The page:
When immigration fights meet the politics of deepening divisions in a divided country
While the debate around migrants is about many things, including the Zimbabwean Exemption Permits and health resources, it is also about the idea of ‘pan-Africanism’ and the place of our nation on our continent.
The announcement over the weekend that Home Affairs Minister Dr Aaron Motsoaledi has decided to extend the Zimbabwean Exemption Permits until the end of June 2023 will give us more time for discussion about our policy towards migrants. It also puts in focus, again, the government’s (in)capability to administer/enforce a complex system of visas, waivers and extensions, let alone reconsider the basic humanity of their moves.
But those debates may in fact obscure a bigger contestation taking place beneath the surface in our society, about our identity and identities, and whether individual people who live in our country see themselves as “South African” first and foremost, and whether that excludes their identity as “African” in terms of coming from this continent. This debate may in fact have a bigger impact on political parties and our common future than it has been understood until this point.
On Saturday, the Home Affairs Department confirmed it was extending the Zimbabwean Exemption Permit (ZEP). The official Home Affairs press release says the decision was made by Motsoaledi himself, following advice from the Home Affairs Departmental Advisory Committee.
Key to the decision is the fact that very few ZEP holders have yet applied to remain in the country through other visas.
Meanwhile, there are at least two, possibly three court cases being brought by various organisations to challenge the original decision to end the permit.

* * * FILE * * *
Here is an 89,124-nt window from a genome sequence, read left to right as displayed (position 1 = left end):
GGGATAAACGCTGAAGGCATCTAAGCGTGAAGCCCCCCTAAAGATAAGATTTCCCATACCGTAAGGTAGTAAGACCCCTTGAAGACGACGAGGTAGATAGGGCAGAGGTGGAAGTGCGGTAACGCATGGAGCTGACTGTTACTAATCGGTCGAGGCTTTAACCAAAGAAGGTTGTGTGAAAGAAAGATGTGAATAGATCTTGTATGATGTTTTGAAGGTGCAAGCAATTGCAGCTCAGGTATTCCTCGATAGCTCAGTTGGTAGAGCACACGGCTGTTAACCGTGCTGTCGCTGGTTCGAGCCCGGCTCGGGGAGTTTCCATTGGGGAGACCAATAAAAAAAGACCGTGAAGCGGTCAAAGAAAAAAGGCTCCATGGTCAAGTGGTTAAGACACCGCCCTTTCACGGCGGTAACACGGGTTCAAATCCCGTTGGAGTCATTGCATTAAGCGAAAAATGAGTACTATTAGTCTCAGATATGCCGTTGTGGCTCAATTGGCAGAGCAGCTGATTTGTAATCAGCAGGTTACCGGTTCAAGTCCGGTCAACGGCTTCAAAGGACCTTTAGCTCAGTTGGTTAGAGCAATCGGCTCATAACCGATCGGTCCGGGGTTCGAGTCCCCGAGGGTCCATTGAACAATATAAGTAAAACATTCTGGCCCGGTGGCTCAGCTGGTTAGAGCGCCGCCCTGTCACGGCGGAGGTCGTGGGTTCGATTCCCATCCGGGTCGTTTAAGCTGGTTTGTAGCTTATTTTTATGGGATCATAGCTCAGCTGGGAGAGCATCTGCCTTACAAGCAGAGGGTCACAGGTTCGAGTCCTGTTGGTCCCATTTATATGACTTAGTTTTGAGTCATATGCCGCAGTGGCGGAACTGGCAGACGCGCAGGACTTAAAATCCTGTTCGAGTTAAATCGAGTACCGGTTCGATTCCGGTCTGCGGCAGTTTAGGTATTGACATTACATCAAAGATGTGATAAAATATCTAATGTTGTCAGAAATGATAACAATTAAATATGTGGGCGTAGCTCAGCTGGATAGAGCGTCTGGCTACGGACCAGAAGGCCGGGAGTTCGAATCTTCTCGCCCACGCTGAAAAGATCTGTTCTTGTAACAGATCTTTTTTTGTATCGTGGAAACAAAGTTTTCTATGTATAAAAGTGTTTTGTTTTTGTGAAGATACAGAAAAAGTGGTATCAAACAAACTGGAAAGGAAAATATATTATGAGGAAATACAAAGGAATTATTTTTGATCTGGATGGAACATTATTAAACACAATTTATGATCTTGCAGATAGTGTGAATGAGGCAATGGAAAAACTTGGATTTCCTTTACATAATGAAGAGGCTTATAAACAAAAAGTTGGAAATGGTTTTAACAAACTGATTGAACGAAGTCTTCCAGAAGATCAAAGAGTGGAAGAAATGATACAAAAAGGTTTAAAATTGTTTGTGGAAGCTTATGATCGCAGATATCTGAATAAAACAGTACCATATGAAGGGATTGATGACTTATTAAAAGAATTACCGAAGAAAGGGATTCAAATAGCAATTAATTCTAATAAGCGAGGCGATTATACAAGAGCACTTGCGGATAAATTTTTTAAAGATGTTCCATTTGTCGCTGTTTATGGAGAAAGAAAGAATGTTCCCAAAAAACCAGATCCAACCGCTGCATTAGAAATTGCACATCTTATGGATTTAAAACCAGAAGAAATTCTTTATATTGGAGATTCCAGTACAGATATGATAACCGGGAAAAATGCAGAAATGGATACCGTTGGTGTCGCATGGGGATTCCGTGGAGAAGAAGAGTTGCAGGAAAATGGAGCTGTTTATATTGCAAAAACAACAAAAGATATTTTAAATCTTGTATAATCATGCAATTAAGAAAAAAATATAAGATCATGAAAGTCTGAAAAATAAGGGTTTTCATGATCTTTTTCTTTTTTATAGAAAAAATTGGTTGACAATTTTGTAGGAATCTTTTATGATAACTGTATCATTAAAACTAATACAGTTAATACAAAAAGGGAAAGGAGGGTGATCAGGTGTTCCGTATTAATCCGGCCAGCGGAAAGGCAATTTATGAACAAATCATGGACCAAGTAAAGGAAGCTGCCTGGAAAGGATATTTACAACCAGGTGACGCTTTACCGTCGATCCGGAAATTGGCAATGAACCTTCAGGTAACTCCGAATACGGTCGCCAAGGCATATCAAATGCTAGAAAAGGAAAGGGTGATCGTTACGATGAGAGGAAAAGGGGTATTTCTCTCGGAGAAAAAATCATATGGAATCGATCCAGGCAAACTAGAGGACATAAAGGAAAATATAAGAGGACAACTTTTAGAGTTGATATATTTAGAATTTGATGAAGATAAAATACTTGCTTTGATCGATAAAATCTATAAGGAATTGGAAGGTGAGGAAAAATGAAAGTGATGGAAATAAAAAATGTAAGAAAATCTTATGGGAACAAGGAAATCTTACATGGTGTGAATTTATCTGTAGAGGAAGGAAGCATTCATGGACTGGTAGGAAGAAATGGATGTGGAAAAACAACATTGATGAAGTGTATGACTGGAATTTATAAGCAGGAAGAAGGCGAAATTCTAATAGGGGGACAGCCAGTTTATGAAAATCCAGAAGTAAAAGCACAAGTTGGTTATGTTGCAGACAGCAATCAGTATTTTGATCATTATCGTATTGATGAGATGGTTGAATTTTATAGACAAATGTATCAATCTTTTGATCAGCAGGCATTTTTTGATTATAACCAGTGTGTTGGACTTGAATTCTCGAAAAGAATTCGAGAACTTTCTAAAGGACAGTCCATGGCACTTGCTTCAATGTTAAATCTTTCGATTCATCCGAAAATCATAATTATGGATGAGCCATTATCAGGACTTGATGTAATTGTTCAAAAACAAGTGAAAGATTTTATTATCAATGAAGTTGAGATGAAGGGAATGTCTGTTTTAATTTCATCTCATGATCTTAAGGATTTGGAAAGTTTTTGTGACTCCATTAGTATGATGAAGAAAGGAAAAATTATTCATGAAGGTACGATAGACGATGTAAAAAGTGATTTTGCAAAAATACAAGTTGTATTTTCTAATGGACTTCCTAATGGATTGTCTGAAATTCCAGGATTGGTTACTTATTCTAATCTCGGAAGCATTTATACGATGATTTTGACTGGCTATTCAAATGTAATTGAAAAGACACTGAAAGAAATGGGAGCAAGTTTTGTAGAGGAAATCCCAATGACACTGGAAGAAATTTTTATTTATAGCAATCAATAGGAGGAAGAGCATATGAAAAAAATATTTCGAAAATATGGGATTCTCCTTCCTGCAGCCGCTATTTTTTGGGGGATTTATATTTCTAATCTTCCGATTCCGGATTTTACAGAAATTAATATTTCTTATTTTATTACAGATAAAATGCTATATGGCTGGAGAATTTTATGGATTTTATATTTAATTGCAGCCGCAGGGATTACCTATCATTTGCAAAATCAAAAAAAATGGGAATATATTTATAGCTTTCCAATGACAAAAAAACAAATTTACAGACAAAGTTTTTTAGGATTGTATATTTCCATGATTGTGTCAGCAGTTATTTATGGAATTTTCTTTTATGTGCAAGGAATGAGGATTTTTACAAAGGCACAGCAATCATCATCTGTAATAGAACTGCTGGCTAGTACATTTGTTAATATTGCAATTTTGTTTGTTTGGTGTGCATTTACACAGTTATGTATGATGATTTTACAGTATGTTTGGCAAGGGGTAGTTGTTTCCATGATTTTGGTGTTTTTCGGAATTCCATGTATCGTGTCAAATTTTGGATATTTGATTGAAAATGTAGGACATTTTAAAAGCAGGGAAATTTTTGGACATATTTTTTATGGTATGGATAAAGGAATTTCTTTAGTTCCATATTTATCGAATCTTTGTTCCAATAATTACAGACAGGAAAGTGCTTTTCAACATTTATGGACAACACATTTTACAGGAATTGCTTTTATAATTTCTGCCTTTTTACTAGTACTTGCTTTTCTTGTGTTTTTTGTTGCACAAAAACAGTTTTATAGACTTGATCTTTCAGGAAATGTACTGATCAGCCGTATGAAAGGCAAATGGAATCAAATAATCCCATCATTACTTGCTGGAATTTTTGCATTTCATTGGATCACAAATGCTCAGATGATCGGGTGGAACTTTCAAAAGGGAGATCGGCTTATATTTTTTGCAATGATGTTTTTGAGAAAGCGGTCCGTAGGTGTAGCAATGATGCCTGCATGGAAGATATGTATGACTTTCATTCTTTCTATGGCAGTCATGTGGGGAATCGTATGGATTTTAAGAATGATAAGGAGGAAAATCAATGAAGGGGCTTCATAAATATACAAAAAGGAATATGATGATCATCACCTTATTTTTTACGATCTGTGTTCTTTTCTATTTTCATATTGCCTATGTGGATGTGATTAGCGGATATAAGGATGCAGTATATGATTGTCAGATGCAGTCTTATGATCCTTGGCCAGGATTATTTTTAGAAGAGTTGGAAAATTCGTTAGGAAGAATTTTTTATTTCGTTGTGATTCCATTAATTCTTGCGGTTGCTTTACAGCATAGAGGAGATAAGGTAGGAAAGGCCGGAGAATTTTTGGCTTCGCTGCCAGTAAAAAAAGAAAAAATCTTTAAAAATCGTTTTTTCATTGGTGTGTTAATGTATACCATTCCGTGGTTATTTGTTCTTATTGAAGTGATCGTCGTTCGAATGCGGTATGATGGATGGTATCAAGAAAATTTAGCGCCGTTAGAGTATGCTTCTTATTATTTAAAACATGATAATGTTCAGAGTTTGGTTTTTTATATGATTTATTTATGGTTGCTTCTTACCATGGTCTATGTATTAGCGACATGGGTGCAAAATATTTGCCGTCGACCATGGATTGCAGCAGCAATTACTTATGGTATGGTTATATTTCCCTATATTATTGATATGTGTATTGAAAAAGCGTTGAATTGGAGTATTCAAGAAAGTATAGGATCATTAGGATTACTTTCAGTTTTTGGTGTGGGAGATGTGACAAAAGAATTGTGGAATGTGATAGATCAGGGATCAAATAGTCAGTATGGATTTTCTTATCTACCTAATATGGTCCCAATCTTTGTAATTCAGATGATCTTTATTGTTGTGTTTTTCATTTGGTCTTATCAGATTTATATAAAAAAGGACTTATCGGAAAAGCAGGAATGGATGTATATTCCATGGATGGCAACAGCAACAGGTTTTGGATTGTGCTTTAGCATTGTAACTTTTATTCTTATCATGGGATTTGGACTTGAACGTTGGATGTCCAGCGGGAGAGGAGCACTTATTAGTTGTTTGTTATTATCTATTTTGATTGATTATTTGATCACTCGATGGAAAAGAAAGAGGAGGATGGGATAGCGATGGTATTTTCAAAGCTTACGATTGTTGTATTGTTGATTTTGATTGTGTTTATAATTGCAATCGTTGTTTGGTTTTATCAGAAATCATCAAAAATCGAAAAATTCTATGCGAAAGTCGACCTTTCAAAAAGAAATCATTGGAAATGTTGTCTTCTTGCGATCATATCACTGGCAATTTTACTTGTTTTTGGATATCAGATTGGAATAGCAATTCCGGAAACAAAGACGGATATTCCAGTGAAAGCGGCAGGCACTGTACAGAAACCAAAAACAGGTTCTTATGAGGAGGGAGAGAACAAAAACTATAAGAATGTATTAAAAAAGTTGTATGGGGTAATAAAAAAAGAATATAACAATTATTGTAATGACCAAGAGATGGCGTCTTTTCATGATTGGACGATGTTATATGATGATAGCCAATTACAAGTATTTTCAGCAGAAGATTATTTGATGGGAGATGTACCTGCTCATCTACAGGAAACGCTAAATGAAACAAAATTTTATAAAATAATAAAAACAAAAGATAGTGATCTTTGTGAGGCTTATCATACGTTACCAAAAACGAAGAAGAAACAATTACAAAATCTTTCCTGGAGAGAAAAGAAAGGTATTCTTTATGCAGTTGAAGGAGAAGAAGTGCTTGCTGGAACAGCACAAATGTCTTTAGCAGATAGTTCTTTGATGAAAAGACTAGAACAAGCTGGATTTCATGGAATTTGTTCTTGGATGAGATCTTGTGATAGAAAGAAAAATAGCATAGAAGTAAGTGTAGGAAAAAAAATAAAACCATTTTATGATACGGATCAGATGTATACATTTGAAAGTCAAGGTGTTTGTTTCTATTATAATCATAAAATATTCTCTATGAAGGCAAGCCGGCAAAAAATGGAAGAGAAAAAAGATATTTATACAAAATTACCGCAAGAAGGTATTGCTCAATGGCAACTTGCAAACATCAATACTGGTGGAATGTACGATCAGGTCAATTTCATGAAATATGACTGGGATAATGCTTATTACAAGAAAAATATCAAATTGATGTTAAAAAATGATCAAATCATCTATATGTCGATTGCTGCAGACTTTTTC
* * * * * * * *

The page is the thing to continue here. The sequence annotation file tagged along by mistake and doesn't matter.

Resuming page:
As it is now common practice in South Africa, it is likely that any decision by a court on this issue will be appealed. So high are the stakes (literally hundreds of thousands of people are being told to leave the places where they have lived and worked for the past decade) that it is bound to end in the Constitutional Court.
While Motsoaledi has said expressly that there will be no further extension after June next year, the final decision will be made by a court.
This raises the spectre of constantly shifting deadlines. Instead of the certainty that the ZEP has provided for a decade, Zimbabweans might have to live almost month to month, with certainty gone from their lives. They will be more vulnerable to employers and landlords, the ability to plan their lives shattered.
Read in more Daily Maverick: “Bitter exodus — We travel to Harare with returning Zimbabweans”
While the developments around the short-term dynamics of the ZEP are playing themselves out, outside Kalafong Hospital last week another tension was on display.
Members of the Operation Dudula movement were openly confronting people they believed to be foreigners, trying to stop them from entering the facility. The Health Department said Operation Dudula members were basing their decision about people based on “the colour of their skin” or the language they spoke.
Meanwhile, EFF members were confronting Operation Dudula, trying to protect foreigners.